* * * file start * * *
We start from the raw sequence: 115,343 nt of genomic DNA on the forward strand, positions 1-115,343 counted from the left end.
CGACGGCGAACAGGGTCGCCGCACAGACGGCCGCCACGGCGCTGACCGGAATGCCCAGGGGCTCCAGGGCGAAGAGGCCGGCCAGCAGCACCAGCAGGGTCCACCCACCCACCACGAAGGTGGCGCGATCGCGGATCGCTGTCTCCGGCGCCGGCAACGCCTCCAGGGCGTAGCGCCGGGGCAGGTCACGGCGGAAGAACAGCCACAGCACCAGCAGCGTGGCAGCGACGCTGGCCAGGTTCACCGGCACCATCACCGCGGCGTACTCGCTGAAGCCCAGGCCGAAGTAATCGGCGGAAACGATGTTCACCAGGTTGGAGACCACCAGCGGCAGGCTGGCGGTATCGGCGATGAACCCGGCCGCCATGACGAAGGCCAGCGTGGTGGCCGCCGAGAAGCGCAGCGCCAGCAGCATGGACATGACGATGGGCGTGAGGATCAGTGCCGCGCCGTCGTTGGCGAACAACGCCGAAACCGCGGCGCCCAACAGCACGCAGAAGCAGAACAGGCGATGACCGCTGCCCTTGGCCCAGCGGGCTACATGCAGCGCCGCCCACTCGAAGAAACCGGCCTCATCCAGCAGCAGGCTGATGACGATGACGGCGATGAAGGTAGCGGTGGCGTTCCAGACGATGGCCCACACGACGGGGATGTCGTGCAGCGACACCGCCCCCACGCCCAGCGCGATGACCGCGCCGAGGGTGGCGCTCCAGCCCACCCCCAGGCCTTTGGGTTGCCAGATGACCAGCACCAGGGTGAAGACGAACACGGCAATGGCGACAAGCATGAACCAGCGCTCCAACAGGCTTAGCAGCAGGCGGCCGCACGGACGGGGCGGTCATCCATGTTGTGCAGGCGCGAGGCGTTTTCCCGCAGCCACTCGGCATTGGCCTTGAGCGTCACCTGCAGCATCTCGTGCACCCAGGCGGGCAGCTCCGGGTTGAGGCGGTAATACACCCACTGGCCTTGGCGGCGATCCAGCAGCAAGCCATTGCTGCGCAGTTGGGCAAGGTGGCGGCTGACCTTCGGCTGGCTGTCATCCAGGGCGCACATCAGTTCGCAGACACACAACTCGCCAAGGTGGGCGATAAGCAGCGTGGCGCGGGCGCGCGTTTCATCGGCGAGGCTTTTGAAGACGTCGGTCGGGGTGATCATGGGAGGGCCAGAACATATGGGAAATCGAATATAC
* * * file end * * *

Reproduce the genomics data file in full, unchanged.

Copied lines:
We start from the raw sequence: 115,343 nt of genomic DNA on the forward strand, positions 1-115,343 counted from the left end.
CGACGGCGAACAGGGTCGCCGCACAGACGGCCGCCACGGCGCTGACCGGAATGCCCAGGGGCTCCAGGGCGAAGAGGCCGGCCAGCAGCACCAGCAGGGTCCACCCACCCACCACGAAGGTGGCGCGATCGCGGATCGCTGTCTCCGGCGCCGGCAACGCCTCCAGGGCGTAGCGCCGGGGCAGGTCACGGCGGAAGAACAGCCACAGCACCAGCAGCGTGGCAGCGACGCTGGCCAGGTTCACCGGCACCATCACCGCGGCGTACTCGCTGAAGCCCAGGCCGAAGTAATCGGCGGAAACGATGTTCACCAGGTTGGAGACCACCAGCGGCAGGCTGGCGGTATCGGCGATGAACCCGGCCGCCATGACGAAGGCCAGCGTGGTGGCCGCCGAGAAGCGCAGCGCCAGCAGCATGGACATGACGATGGGCGTGAGGATCAGTGCCGCGCCGTCGTTGGCGAACAACGCCGAAACCGCGGCGCCCAACAGCACGCAGAAGCAGAACAGGCGATGACCGCTGCCCTTGGCCCAGCGGGCTACATGCAGCGCCGCCCACTCGAAGAAACCGGCCTCATCCAGCAGCAGGCTGATGACGATGACGGCGATGAAGGTAGCGGTGGCGTTCCAGACGATGGCCCACACGACGGGGATGTCGTGCAGCGACACCGCCCCCACGCCCAGCGCGATGACCGCGCCGAGGGTGGCGCTCCAGCCCACCCCCAGGCCTTTGGGTTGCCAGATGACCAGCACCAGGGTGAAGACGAACACGGCAATGGCGACAAGCATGAACCAGCGCTCCAACAGGCTTAGCAGCAGGCGGCCGCACGGACGGGGCGGTCATCCATGTTGTGCAGGCGCGAGGCGTTTTCCCGCAGCCACTCGGCATTGGCCTTGAGCGTCACCTGCAGCATCTCGTGCACCCAGGCGGGCAGCTCCGGGTTGAGGCGGTAATACACCCACTGGCCTTGGCGGCGATCCAGCAGCAAGCCATTGCTGCGCAGTTGGGCAAGGTGGCGGCTGACCTTCGGCTGGCTGTCATCCAGGGCGCACATCAGTTCGCAGACACACAACTCGCCAAGGTGGGCGATAAGCAGCGTGGCGCGGGCGCGCGTTTCATCGGCGAGGCTTTTGAAGACGTCGGTCGGGGTGATCATGGGAGGGCCAGAACATATGGGAAATCGAATATAC